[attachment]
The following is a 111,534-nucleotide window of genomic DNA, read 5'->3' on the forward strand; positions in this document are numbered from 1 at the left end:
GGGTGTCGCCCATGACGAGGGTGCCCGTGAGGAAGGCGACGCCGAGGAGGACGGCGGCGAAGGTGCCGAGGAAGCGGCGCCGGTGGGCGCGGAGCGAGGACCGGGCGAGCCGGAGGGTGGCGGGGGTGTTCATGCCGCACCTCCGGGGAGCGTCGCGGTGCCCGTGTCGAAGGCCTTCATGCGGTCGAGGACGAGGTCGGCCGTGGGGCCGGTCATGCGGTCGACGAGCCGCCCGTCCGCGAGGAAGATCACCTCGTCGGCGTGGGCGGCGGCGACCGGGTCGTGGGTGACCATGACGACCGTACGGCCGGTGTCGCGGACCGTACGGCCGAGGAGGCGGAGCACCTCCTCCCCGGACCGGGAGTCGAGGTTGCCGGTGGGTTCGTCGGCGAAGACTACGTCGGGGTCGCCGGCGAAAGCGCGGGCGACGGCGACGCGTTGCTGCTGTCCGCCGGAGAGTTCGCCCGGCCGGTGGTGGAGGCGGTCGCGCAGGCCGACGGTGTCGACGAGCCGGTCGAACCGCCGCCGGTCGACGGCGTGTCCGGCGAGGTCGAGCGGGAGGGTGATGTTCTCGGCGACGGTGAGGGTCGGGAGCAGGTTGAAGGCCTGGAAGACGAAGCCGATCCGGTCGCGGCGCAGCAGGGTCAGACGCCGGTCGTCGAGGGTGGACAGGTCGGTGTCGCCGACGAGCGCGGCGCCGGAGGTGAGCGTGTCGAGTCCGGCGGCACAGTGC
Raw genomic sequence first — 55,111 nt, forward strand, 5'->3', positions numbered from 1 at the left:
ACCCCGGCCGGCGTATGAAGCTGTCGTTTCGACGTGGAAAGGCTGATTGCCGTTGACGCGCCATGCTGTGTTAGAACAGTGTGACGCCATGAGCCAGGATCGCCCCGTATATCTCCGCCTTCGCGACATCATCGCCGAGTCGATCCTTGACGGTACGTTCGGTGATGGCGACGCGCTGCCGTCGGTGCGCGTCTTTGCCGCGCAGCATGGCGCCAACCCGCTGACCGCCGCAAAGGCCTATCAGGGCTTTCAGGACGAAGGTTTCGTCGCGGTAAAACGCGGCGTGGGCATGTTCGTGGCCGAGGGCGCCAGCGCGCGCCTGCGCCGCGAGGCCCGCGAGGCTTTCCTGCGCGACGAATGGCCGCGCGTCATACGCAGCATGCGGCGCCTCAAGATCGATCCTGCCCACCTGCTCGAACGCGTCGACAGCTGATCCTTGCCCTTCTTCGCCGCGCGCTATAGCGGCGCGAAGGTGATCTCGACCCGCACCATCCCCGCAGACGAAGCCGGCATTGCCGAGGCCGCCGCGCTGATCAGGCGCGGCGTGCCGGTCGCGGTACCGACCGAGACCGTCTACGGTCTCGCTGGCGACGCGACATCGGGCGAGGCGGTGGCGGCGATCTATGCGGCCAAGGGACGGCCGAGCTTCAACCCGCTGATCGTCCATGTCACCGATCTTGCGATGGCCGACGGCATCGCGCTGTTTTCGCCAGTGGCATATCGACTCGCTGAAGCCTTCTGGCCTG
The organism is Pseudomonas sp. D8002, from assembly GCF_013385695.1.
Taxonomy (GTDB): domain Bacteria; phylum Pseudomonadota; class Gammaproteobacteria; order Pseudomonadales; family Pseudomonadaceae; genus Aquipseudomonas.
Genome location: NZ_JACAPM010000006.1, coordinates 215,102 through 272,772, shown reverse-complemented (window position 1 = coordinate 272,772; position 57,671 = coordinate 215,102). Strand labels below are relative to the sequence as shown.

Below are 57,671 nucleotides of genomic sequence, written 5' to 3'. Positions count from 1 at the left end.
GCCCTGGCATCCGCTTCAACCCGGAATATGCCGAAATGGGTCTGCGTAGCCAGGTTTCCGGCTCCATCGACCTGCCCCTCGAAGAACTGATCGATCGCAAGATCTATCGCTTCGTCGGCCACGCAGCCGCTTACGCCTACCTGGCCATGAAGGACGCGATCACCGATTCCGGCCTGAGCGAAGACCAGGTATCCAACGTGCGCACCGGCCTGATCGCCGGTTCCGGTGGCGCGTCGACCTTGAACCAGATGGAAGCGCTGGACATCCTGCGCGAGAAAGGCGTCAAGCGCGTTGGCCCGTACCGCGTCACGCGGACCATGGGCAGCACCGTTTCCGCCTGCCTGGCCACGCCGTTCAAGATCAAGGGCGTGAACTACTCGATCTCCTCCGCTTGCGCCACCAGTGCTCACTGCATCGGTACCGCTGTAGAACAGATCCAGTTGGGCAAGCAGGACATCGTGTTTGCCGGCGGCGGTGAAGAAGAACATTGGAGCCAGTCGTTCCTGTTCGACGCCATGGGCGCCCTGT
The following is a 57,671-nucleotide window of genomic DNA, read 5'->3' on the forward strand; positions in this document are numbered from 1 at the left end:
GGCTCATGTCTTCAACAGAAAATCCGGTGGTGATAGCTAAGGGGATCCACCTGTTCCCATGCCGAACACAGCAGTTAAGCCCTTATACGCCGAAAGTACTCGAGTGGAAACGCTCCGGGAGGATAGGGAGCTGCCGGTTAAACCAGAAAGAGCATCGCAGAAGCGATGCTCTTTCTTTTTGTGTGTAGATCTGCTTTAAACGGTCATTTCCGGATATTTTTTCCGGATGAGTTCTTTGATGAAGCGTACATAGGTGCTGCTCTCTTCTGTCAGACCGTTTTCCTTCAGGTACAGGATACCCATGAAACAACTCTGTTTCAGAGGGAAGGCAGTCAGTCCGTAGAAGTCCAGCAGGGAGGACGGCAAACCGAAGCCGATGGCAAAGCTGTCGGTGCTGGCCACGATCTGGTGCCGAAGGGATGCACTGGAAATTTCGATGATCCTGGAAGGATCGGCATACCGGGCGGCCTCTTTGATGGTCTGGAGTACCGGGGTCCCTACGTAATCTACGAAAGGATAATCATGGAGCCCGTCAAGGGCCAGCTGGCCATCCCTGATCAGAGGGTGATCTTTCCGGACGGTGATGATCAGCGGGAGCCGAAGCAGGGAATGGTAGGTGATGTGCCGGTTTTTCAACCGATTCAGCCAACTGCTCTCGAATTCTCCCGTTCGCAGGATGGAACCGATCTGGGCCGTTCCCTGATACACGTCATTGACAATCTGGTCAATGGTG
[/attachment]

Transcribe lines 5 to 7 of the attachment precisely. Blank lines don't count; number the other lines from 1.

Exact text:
The organism is Pseudomonas sp. D8002, from assembly GCF_013385695.1.
Taxonomy (GTDB): domain Bacteria; phylum Pseudomonadota; class Gammaproteobacteria; order Pseudomonadales; family Pseudomonadaceae; genus Aquipseudomonas.
Genome location: NZ_JACAPM010000006.1, coordinates 215,102 through 272,772, shown reverse-complemented (window position 1 = coordinate 272,772; position 57,671 = coordinate 215,102). Strand labels below are relative to the sequence as shown.